It’s a mistake to assume you can’t find affordable life insurance as the result of a pre-existing medical condition, according to Genworth Financial.
A recent study by the insurer concluded that many Americans fail to buy life insurance because they mistakenly assume that a chronic illness will make a policy unaffordable.
Advances in medicine and wellness care are making it easier for people to manage chronic conditions. At the same time, the insurance industry is using more sophisticated underwriting practices to provide preferred rates to people who have with less-than-perfect health. (See: "Is it crazy for life insurers to test for dementia?" )
"We need to redefine the word 'healthy' in the context of life insurance eligibility," Janet Deskins, Genworth senior vice president for product development, remarked in a statement. "For adults with conditions such as anxiety, asthma, depression, high cholesterol and sleep apnea, life insurance can still be an affordable part of their overall financial plan, especially if they are actively taking steps to manage their condition." (See: "Untreated sleep apnea will raise insurance ratezzzz.")
Eric Tyson, author of “Let’s Get Real About Money” and “Personal Finance for Dummies,” says it’s wise to get life insurance quotes from a variety of carriers before deciding that you can’t afford a policy. Rather than simply go to one or two insurance companies, he recommends price-shopping among several insurers.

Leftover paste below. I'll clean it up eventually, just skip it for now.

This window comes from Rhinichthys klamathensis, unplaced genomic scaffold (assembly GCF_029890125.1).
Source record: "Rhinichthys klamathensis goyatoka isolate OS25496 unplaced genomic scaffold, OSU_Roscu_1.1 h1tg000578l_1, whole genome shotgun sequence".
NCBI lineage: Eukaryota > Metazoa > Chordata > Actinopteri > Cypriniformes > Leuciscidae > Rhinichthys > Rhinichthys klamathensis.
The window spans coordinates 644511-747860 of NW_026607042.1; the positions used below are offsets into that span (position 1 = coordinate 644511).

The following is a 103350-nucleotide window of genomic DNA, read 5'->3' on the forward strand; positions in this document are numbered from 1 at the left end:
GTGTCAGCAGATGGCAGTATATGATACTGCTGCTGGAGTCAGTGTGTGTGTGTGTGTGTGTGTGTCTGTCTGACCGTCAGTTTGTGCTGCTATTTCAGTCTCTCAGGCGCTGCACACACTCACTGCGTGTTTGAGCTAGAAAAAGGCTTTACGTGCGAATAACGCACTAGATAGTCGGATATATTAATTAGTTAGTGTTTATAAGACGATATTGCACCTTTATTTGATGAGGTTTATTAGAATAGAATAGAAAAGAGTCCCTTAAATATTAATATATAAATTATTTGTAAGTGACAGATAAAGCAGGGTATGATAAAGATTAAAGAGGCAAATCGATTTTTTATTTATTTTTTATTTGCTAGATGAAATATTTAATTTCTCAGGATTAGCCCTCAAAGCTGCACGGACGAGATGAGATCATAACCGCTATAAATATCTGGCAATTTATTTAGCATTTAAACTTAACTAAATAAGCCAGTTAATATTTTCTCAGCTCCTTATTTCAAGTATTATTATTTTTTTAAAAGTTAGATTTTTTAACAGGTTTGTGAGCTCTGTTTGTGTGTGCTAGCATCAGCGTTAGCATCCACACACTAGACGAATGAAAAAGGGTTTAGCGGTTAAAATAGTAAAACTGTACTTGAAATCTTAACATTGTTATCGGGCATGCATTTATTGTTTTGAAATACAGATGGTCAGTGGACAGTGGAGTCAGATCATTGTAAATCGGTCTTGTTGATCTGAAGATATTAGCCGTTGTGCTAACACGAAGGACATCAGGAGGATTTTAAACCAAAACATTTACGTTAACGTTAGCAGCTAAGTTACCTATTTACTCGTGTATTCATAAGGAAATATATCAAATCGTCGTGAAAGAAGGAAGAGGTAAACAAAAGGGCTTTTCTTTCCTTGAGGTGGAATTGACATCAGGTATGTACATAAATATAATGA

Not all insurers gauge risk the same way, Tyson adds. “Some insurers have a better understanding of certain medical conditions. You may be able to get much better rate that you expect.” (See: "Understanding life insurance table ratings.") The key is managing your condition well.
Underwriters must balance the need the need to price policies competitively with the insurer’s ability to pay claims. If they price policies too low, claims can reduce earnings.
Genworth researchers conclude that between 39 and 54 percent of Americans between ages 18 and 64 with common, self-reported pre-existing conditions have no life insurance coverage. Doubts over insurability are partly responsible, according to the 2012 Genworth LifeJacket study of the uninsured. More than 25,000 adults across the nation were surveyed.
The overall number of adults without life insurance in the country slowly is rising. The study found that more than 118 million adults don't have life insurance coverage. That is 52 percent of the adult population, researchers reported. In 2011, 51 percent of U.S. adults were uninsured.
"Overall, we are seeing the continuation of a trend we witnessed in 2011: fewer Americans with life insurance and lower coverage amounts for those who are purchasing policies," Deskins said in her statement.
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